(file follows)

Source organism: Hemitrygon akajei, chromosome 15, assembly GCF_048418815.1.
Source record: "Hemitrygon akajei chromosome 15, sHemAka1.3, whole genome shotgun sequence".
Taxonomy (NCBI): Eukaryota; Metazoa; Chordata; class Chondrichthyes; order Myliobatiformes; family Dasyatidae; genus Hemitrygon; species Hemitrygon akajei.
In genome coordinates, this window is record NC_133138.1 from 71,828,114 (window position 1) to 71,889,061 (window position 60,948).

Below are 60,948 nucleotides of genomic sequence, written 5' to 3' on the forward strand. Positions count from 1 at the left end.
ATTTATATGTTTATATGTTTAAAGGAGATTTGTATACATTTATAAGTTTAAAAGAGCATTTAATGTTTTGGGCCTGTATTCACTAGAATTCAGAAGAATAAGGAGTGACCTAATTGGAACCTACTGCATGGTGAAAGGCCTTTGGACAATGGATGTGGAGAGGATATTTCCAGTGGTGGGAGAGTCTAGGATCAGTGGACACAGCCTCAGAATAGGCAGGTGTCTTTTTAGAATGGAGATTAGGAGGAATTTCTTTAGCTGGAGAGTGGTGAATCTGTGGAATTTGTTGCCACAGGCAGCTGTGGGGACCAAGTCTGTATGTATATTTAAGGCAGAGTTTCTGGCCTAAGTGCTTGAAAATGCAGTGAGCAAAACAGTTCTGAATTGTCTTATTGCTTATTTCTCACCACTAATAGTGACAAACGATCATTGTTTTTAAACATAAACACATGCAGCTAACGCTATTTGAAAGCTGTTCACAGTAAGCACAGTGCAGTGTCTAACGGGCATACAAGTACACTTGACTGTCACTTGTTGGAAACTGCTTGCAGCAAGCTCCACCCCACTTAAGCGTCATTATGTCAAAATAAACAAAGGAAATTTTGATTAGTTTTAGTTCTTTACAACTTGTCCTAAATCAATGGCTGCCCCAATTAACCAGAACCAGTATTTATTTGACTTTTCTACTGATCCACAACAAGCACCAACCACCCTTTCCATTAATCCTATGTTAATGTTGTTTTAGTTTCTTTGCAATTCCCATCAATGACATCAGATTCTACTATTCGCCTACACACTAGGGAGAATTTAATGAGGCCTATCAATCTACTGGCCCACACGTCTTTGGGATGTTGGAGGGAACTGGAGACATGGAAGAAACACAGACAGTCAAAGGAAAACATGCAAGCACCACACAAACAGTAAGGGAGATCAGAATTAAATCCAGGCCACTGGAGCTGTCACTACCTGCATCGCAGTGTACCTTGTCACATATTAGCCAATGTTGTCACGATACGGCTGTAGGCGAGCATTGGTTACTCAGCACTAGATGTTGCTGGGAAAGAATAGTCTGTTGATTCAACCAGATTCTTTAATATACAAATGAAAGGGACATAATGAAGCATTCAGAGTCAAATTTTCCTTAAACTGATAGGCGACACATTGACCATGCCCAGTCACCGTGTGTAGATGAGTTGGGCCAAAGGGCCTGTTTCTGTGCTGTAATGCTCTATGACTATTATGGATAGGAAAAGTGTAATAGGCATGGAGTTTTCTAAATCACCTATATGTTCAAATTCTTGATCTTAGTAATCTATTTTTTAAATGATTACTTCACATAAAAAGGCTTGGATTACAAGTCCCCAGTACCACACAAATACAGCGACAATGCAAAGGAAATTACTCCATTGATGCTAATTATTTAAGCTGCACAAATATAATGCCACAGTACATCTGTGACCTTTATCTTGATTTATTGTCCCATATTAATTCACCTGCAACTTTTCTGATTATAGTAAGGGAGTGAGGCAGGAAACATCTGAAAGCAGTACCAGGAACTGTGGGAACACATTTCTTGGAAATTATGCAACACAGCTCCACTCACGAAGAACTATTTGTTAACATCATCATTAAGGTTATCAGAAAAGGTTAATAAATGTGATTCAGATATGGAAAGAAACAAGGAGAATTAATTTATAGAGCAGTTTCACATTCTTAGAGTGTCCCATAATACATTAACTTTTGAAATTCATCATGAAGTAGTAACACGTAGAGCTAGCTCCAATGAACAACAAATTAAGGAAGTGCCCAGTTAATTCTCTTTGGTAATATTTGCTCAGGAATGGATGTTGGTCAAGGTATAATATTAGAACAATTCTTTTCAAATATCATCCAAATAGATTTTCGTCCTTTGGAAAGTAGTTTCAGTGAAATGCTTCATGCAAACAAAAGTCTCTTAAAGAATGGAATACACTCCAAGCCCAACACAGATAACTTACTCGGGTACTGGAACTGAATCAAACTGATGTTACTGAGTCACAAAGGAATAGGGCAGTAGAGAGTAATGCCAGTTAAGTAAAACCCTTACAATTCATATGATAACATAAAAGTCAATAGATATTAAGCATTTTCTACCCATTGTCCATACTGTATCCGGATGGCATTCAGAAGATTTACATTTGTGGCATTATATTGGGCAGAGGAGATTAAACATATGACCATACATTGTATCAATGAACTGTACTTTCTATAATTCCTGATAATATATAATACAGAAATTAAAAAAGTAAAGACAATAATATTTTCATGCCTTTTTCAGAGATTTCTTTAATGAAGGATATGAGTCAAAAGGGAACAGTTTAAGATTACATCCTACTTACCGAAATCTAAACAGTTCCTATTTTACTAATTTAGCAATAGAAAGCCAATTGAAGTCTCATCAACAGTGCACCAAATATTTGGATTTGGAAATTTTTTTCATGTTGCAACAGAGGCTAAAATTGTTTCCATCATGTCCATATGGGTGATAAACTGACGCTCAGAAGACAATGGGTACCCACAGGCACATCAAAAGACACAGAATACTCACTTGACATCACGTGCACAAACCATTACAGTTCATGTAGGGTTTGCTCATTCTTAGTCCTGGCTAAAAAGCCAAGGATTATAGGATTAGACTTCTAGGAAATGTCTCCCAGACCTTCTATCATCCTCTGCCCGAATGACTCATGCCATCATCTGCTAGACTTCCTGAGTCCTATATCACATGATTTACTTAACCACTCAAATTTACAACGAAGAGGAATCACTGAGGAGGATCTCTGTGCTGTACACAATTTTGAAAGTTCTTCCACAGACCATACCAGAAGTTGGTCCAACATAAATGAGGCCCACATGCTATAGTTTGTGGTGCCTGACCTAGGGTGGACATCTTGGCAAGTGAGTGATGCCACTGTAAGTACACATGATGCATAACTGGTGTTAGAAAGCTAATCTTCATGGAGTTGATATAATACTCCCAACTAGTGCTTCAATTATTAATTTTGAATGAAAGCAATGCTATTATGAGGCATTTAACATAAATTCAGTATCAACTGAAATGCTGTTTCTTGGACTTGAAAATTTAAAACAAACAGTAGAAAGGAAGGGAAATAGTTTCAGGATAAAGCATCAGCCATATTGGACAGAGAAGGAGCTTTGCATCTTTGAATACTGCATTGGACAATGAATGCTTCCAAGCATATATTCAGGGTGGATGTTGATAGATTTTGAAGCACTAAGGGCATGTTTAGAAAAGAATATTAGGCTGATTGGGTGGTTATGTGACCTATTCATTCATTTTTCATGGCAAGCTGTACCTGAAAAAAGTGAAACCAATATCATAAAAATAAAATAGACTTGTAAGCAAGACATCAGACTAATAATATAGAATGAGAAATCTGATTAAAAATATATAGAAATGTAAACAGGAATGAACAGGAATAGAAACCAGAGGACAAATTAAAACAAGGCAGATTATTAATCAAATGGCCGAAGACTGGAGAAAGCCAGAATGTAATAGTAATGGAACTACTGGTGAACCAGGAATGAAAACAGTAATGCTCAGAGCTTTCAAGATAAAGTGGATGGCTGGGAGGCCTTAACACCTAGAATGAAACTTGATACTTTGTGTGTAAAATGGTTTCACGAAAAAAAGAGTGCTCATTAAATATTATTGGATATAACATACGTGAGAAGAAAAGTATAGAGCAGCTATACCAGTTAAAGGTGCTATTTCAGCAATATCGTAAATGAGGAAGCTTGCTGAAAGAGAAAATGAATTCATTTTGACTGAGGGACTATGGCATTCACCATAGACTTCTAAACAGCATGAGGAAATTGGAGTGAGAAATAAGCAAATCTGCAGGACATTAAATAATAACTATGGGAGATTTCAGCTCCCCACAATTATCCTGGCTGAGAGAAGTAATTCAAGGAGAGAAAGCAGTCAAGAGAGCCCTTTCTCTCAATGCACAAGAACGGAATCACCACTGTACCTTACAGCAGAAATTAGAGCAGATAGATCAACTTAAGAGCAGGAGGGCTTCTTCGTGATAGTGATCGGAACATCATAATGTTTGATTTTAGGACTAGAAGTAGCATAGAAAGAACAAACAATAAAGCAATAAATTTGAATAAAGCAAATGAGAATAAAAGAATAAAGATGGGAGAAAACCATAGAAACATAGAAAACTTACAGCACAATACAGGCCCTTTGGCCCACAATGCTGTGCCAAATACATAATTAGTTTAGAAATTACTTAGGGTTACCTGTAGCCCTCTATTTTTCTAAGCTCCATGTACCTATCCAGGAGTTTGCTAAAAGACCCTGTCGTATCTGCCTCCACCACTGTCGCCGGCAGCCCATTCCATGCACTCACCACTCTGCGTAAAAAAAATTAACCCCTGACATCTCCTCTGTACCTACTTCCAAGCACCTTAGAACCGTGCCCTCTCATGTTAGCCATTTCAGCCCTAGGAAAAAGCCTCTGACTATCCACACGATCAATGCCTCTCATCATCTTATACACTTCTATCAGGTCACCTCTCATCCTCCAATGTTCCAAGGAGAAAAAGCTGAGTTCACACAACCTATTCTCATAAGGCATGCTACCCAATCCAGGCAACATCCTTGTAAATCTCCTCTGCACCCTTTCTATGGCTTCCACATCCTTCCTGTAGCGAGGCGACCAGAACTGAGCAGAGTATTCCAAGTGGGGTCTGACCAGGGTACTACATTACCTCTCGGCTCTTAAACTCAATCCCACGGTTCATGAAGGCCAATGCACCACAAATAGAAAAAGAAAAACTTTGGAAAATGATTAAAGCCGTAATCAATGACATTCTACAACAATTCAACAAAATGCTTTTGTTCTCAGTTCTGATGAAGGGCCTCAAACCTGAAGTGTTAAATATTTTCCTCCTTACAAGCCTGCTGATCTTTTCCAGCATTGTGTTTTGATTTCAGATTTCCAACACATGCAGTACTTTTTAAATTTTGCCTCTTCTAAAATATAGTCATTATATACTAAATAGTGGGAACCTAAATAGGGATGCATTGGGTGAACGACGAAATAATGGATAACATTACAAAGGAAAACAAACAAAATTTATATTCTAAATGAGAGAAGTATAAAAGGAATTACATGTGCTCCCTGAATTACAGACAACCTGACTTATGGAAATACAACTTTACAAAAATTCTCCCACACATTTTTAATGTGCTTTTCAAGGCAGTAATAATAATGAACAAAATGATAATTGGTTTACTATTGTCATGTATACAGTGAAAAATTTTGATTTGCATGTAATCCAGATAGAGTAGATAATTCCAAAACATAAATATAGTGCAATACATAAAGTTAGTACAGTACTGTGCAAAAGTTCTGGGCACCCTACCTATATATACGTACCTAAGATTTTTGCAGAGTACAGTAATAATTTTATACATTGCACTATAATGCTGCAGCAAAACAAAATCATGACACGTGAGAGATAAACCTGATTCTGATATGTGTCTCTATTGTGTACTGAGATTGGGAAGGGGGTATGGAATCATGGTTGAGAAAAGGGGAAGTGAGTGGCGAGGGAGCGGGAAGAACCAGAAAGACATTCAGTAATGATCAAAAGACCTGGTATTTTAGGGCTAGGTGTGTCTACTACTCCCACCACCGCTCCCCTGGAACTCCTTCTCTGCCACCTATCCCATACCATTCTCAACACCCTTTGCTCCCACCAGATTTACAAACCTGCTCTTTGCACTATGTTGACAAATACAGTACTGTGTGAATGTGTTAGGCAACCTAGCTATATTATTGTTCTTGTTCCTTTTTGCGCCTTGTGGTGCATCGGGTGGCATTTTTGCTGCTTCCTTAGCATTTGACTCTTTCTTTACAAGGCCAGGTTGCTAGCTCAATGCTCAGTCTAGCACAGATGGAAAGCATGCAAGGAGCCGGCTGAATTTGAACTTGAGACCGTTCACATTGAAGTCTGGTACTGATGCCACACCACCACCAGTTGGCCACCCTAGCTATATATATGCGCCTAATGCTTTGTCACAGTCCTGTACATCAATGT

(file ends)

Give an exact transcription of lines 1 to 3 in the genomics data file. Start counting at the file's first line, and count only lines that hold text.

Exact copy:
Source organism: Hemitrygon akajei, chromosome 15, assembly GCF_048418815.1.
Source record: "Hemitrygon akajei chromosome 15, sHemAka1.3, whole genome shotgun sequence".
Taxonomy (NCBI): Eukaryota; Metazoa; Chordata; class Chondrichthyes; order Myliobatiformes; family Dasyatidae; genus Hemitrygon; species Hemitrygon akajei.